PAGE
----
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Jomar Memorabilia Hits the Internet; Circus Collectors & Enthusiasts Rejoice

by Larry Kellogg (06/25/14).

If you are not a circus memorabilia enthusiast, you probably don't know what Jomar means. Notice the Jomar name only appears on the coffee cup.

This set sold on eBay in January of this year. Notice the Jomar name only appears on the coffee cup.

Unless you are a circus enthusiast, the name Jomar probably doesn’t mean anything to you. Even an experienced antique collector can rarely identify what it is. Mention Jomar to a circus history enthusiast, though, and he will immediately recognize the name of John Ringling’s private railroad car. The name “Jomar” was created by combining the first two letters of John and Mable Ringling’s first names followed by an “r” for Ringling. John, the youngest of the five Ringling brothers, lived a life of luxury. He owned an apartment on Fifth Avenue in New York City and a grand home he named Ca’ d’Zan in Sarasota, Fla., now part of The John and Mable Ringling Museum of Art. He traveled in style aboard his yacht Zalophus, in a chauffeured Rolls-Royce automobile or in one of his private railcars. In 1905 the Pullman Company built the Wisconsin railcar for John, named after the state where the circus winter home was located in Baraboo, Wis.. John and his wife Mable traveled across the country aboard the Wisconsin from 1905 through 1916. This railroad car is now restored and on permanent exhibit at The Ringling Circus Museum in Sarasota, also a part of The John and Mable Ringling Museum of Art. John Ringling’s second private railcar, Jomar, was built in 1917, again by the Pullman Company. It is estimated that Jomar cost $100,000, which would be $1.8 million in 2014 dollars. The opulent Jomar was inlaid with mahogany, lighted by Tiffany lamps, and included a dining area appointed with fine china and silverware. When John Ringling died in 1936, Jomar was taken over by John Ringling North, his nephew and executor of the estate. By 1940, John Ringling North had remodeled Jomar, replacing the Victorian look with modern furnishings and adding air conditioning.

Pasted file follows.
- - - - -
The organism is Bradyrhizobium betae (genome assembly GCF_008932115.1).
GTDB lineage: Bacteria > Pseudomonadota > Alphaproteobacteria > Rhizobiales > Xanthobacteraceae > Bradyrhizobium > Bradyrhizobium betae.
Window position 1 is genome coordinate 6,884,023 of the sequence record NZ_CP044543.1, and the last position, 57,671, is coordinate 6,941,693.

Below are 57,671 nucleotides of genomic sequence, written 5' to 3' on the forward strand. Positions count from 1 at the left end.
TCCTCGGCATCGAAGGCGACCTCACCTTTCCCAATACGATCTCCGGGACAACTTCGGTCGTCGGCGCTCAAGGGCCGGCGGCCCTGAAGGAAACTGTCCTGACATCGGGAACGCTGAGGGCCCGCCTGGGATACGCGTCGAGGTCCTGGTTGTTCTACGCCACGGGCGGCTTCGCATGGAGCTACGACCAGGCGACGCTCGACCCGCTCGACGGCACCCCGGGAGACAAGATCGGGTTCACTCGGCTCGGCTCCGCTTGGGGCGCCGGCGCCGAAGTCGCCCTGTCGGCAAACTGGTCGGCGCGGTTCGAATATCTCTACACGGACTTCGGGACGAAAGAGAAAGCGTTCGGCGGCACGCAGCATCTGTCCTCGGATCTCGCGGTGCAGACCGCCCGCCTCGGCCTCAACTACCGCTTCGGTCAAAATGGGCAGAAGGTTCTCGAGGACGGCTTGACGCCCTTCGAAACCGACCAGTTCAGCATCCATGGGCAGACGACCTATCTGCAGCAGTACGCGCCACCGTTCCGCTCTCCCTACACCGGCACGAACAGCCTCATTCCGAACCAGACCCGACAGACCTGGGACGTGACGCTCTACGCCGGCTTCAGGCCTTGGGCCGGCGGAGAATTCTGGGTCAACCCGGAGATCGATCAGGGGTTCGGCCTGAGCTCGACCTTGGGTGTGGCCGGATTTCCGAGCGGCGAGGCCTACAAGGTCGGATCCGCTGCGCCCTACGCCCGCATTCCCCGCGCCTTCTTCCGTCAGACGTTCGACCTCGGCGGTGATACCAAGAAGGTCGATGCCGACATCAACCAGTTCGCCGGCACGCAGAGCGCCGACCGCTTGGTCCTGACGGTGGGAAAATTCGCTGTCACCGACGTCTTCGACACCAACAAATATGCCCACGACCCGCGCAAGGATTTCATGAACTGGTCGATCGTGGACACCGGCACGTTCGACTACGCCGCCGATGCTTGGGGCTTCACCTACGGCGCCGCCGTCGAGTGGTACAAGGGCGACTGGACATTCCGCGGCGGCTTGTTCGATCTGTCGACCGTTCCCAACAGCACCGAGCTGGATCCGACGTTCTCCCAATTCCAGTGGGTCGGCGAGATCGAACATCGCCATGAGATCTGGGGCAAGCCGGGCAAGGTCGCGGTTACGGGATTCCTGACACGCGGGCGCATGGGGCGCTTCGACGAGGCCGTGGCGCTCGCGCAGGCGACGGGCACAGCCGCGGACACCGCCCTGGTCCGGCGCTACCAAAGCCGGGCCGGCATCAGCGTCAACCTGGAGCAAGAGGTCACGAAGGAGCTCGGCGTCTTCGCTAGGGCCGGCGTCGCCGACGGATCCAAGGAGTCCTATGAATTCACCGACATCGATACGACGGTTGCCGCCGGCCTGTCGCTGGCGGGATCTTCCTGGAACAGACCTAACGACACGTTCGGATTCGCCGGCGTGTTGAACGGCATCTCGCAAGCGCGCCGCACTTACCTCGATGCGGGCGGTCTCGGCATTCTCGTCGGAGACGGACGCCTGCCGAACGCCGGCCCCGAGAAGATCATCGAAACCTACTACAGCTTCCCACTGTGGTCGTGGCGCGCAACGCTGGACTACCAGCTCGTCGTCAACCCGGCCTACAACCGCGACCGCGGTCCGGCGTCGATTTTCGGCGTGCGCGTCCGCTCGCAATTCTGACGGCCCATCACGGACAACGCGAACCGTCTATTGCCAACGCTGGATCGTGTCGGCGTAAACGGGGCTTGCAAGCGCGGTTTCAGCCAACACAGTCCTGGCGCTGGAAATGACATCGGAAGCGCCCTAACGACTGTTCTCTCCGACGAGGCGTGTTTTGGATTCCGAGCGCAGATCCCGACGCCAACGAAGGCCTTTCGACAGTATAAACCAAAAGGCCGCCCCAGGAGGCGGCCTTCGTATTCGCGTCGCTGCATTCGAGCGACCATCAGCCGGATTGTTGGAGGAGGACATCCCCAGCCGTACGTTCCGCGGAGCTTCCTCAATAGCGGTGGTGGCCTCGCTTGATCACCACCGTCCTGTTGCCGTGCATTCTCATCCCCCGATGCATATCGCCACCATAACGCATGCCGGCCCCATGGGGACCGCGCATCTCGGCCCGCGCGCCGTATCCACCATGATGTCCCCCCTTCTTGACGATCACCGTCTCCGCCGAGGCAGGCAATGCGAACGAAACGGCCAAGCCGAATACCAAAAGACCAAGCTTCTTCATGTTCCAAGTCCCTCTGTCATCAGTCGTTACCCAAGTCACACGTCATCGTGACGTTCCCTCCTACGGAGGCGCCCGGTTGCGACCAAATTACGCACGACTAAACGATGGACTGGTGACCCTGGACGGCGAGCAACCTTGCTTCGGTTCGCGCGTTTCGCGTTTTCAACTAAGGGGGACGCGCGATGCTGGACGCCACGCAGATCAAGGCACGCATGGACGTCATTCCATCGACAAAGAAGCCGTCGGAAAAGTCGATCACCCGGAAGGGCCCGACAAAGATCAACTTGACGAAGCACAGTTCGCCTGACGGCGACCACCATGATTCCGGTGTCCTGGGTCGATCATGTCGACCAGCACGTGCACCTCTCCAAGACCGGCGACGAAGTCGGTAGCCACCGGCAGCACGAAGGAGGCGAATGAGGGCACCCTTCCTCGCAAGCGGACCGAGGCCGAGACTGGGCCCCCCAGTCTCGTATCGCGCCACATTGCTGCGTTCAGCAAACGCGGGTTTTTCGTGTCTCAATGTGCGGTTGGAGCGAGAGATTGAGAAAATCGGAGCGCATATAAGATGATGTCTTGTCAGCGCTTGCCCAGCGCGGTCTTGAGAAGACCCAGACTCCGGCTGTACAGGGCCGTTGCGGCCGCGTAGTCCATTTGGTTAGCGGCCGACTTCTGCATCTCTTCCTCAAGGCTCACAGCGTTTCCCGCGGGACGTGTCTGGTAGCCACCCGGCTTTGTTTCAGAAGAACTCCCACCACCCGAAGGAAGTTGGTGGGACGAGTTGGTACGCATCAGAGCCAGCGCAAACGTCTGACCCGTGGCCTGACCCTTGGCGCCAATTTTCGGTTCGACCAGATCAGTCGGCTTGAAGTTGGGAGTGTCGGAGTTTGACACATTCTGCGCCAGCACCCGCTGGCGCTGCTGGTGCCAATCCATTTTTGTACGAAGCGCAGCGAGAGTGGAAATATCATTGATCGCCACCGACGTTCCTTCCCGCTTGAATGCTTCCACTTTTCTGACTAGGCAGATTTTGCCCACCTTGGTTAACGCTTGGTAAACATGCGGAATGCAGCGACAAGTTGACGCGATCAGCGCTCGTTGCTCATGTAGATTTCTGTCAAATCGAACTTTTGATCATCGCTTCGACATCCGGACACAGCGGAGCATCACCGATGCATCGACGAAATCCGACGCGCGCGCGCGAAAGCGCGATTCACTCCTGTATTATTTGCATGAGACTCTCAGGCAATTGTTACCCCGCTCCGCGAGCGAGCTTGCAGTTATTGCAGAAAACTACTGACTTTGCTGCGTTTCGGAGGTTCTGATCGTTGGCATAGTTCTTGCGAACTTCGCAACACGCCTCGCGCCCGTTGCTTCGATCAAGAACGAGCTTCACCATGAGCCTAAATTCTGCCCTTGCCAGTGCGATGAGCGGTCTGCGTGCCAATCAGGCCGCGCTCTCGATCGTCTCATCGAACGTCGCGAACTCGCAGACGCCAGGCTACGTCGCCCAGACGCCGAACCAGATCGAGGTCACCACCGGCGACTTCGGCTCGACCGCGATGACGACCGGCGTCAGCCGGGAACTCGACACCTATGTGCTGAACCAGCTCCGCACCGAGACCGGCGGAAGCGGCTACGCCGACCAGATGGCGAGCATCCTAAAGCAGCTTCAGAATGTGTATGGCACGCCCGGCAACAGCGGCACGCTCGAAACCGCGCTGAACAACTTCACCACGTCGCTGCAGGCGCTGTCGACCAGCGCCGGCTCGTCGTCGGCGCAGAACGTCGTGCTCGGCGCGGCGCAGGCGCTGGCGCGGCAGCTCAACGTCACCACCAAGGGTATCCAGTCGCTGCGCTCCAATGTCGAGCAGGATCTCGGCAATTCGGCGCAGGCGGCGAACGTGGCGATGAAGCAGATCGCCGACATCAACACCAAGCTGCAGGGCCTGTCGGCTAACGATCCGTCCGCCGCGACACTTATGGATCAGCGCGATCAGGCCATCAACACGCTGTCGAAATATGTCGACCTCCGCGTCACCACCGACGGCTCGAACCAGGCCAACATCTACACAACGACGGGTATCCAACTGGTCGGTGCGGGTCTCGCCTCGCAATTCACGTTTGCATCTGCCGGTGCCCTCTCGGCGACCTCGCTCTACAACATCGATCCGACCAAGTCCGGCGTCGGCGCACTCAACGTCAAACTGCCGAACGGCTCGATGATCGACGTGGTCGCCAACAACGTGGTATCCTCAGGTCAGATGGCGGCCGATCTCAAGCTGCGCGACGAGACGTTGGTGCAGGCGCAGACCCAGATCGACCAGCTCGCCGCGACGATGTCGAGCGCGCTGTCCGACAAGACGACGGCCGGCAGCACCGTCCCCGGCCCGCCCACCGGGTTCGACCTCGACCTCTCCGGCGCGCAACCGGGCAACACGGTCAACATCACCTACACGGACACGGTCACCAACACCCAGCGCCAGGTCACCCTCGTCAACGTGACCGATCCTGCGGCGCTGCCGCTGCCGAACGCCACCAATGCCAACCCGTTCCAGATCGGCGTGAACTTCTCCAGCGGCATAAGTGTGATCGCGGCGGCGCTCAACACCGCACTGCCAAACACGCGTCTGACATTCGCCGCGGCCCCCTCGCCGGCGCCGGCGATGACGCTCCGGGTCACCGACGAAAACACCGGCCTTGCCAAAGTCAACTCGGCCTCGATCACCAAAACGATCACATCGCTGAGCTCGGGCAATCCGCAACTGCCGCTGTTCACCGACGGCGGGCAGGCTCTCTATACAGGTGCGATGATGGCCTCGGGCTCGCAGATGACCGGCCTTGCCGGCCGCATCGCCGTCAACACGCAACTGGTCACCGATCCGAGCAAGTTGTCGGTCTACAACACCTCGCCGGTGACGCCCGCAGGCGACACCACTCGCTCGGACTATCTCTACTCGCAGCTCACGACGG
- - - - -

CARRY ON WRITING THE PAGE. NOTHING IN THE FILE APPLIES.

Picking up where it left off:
This is an early view of Jomar. (Photo: RMA-Tibbals)

This is an early view of Jomar. (Photo: RMA-Tibbals)

Over the years, John Ringing and his nephew entertained many of the nation’s famous aboard Jomar. Among them were General John J. Pershing, Thomas Edison, President Warren G. Harding and Cecil B. DeMille, who directed the Academy Award-winning motion picture “The Greatest Show on Earth.”

The dining area was modernized by nephew John Ringling North. The table is set for a meal with plates adorned with the Jomar name. (Photo: RMA-Tibbals)

The dining area was modernized by nephew John Ringling North. The table is set for a meal with plates adorned with the Jomar name. (Photo: RMA-Tibbals)

John Ringling North (left) and Charlton Heston stand on the vestibule of Jomar. Heston starred as Brad, the tough circus manager in “The Greatest Show on Earth” motion picture. (Photo: RMA-Tibbals)

John Ringling North (right) and Charlton Heston stand on the vestibule of Jomar. Heston starred as Brad, the tough circus manager in “The Greatest Show on Earth” motion picture. (Photo: RMA-Tibbals)

Today, Jomar is located at 2211 Fruitville Road in Sarasota, part of Bob’s Train, owned by Bob Horne. It’s open for lunch Monday through Friday. In 2010, K-Line by Lionel sold a model of Jomar, which retailed at $145.99. When you can find them, the models now sell for $70 to $179.

The Lionel model of Jomar is no longer available retail, but can be found in online auctions.

The Lionel model of Jomar is no longer available retail, but can be found in online auctions.

Jomar china is known to exist in institutions and private collections. I’ve heard rumors of private sales of the china, but haven’t found records to confirm any of those sales except for a small plate I sold from my own collection for $775 to a railroad collector in Oklahoma. In tracking circus memorabilia sale prices over the past four decades, I have found no record of any Jomar china being sold by antique dealers or at auction, until recently. In late January of this year, a set of Jomar china—that included a tea pot, sugar bowl and two-handled coffee cup—was offered on eBay with a starting bid of $750. Three bidders and 13 bids later, the winning bid was $3,049.99. I suspect the tea pot and sugar bowl in this set are not Jomar china at all, but stock china from the Mayer collection, the company that made the china. In researching for this article I discovered a tea pot identical to the one in the above set. It sold with a creamer in 2010 at Trinity Auction Gallery for $15. There was no mention of a connection to Ringling or Jomar.